Your plants’ soil requires these three macro-nutrients to reach optimal stem growth (height and weight, or “total biomass”), leaf volume and leaf number. While there are approximately seventeen nutrients involved in healthy plant growth, the most notable macro-nutrients are these three.
Now, the following graphic and paragraph is a simplification of a complex biological process, but essentially:
A higher ratio of nitrogen is used for increasing yield, and speeding plant growth. High-nitrogen mixtures are commonly used during spring growth.
Fertilizers higher in phosphorus are generally better for “bulking up” your plants, and strengthening their roots (though, on certain flowers, too much phosphorus will cause them to glut on the excess and die).
Potassium-heavy fertilizers promote general plant wellfare, including resistance to pests and disease, production of proteins, and water retention and growth.
A few studies have been done over the years on the use of this “homemade fertilizer” as a soil amendment.
During one of these studies, NPK levels were measured in the soil of test plots over the course of two weeks.
Over a two week period, NPK levels in the soil increased exponentially with the addition of the electrically composted food waste.
Compared to the soil control plot (plain old soil), nitrogen in the test plot increased by 8.1%, phosphorous by 401% and potassium by 2367%.
In a similar study, the soil that contained the electric compost fertilizer contained 47 600 ppm (parts-per-million), 15 500 ppm and 8 100 ppm of nitrogen, phosphorus and potassium respectively.
All in all: similarly to synthetic fertilizers, an electric compost tumbler’s by-product has an average NPK of 4-1-1. This means that your plants will grow quickly, beautifully and without risk of glut or nitrogen burning.
Further, because this homemade fertilizer is completely organic (made of household food waste), it will also release a large amount of organic matter into the soil, similar to compost.
How Are Food Recyclers Different from Regular Compost?
Electric composters are technically not composters - not exactly. It all depends on what your municipality/county considers “compost”.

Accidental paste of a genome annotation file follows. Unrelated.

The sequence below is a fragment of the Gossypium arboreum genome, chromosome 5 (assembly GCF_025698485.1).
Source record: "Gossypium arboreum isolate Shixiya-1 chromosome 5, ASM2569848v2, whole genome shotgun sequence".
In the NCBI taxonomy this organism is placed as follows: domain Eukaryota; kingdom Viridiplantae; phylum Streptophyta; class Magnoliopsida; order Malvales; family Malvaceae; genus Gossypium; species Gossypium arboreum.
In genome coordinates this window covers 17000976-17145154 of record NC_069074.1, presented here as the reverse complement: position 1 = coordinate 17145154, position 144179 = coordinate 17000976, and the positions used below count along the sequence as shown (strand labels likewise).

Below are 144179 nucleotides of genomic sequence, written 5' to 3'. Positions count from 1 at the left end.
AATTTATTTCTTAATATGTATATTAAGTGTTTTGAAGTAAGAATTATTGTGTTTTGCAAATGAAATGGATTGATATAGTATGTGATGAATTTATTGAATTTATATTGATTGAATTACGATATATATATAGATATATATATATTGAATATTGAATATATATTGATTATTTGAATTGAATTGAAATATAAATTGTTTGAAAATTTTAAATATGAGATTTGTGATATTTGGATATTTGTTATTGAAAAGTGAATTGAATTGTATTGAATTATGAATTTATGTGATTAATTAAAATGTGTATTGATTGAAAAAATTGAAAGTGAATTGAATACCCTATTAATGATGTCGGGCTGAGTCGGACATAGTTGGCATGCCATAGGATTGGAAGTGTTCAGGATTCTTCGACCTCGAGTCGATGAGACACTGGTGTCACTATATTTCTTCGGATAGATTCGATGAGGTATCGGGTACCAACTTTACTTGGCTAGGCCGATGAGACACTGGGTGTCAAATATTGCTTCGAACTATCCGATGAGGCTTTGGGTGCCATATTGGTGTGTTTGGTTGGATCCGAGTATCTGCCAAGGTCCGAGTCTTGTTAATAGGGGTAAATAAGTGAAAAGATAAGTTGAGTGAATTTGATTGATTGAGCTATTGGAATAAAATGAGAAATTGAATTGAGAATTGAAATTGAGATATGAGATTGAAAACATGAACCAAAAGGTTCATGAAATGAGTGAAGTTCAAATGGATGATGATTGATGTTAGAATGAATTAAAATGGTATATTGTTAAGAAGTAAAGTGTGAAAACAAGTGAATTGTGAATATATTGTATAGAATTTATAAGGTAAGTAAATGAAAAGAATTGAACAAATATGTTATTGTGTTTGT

Food recyclers break down food waste quickly, using aeration and heat, much like a regular compost pile. However, the end-product is completely dry and sterile.
Compost is famous for its high bacteria count and its neutral pH. It makes a phenomenal fertilizer and topsoil. Immediately after cycling, food recycler fertilizer is completely sterile (lacking bacteria) and cannot be used as a topsoil.
This sterile “biomass” has its positives and its downsides: obviously, for the heavy-duty gardener who wants a moist, dense compost to lay on top of their garden, electric composters do not fit the bill.
However, for those who don’t want to a) wait, b) risk messing up a compost pile, c) attract pests d) but who do want a dry, odorless fertilizer that still nourishes their garden, electric compost tumblers are still a powerful composter alternative.
Can the Microbes Be Reactivated?
That’s right: all is not lost, for those mighty lil’ microbes.
While the food recycler’s by-product material is sterile immediately after the cycle, it will regain much of its microbial and bacterial properties once added to your garden soil.
The dry, sterile fertilizer will combine with your garden soil, continuing the break-down process, feeding and being fed in turn by the existing bacteria in the soil. So, while it’s sterile at first, it won’t be for long - nature is too darn greedy!
So, there’s something to be said about having your cake and eating it too: indoor composters offer fast, nutrient-rich, yet pathogen-free fertilizer, that will regain much of its bacteria once integrated into the soil.
For those who have concerns about food pathogens (such as e.coli) they can compost without fear, while still adding nearly ONE MILLION ppm of organic matter into their soil.